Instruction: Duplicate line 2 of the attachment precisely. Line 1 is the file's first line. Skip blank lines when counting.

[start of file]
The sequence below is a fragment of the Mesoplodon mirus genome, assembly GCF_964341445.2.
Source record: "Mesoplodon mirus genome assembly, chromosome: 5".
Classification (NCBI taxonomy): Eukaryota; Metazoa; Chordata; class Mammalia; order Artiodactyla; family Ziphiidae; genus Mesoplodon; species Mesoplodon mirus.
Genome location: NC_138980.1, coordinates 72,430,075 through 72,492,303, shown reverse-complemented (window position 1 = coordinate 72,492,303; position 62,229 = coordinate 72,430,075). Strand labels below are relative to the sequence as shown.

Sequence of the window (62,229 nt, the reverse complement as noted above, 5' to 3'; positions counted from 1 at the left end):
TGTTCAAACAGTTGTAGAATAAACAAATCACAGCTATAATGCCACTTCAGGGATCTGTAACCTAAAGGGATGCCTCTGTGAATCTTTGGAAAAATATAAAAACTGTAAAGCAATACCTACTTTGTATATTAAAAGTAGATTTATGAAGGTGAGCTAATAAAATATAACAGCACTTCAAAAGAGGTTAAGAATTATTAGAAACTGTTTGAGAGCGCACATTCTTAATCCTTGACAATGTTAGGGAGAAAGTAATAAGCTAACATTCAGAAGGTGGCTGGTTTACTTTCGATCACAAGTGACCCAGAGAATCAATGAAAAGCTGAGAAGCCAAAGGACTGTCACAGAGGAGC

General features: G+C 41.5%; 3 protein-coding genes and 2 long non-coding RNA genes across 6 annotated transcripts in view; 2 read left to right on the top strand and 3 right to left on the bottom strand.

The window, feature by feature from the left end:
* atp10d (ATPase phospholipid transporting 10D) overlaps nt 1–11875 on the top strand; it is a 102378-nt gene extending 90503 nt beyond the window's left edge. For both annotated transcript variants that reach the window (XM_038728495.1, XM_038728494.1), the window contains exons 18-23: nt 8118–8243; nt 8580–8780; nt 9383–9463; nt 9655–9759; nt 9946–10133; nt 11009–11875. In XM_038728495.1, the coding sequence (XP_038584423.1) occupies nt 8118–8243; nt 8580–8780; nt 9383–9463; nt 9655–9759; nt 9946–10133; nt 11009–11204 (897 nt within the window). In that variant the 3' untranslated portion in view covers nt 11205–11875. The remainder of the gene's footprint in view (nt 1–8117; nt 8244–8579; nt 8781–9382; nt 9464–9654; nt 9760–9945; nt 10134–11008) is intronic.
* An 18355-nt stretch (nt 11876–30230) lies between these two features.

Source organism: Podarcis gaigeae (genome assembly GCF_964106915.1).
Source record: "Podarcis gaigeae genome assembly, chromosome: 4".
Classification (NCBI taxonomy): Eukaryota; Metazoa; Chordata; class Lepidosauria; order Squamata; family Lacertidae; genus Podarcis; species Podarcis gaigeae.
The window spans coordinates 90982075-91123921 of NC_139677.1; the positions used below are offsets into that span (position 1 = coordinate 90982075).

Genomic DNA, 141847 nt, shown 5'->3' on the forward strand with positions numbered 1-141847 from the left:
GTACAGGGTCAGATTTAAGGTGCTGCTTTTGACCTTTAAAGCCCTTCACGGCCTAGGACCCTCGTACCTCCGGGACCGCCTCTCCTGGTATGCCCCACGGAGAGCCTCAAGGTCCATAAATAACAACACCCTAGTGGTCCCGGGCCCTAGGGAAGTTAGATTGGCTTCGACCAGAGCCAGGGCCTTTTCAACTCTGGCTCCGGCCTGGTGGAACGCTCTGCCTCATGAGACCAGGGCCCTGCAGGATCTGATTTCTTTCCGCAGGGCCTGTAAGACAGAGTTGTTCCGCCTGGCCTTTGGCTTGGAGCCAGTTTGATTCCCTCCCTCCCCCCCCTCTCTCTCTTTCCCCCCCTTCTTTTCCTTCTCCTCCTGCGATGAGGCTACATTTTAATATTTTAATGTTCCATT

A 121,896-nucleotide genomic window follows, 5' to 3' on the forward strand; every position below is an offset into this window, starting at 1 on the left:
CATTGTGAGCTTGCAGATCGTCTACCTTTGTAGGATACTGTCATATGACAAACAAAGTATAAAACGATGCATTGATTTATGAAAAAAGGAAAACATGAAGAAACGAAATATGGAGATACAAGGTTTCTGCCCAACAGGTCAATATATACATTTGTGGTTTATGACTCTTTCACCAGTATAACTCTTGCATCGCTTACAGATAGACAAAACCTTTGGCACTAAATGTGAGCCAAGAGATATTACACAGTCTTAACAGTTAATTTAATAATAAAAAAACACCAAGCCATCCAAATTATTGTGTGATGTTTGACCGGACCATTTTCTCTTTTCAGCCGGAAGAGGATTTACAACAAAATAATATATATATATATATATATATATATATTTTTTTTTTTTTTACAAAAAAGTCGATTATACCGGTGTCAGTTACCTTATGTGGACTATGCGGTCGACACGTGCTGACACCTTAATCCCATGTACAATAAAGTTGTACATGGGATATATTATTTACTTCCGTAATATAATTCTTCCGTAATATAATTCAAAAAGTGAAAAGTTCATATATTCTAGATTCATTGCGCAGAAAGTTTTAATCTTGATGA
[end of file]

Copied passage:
Source record: "Mesoplodon mirus genome assembly, chromosome: 5".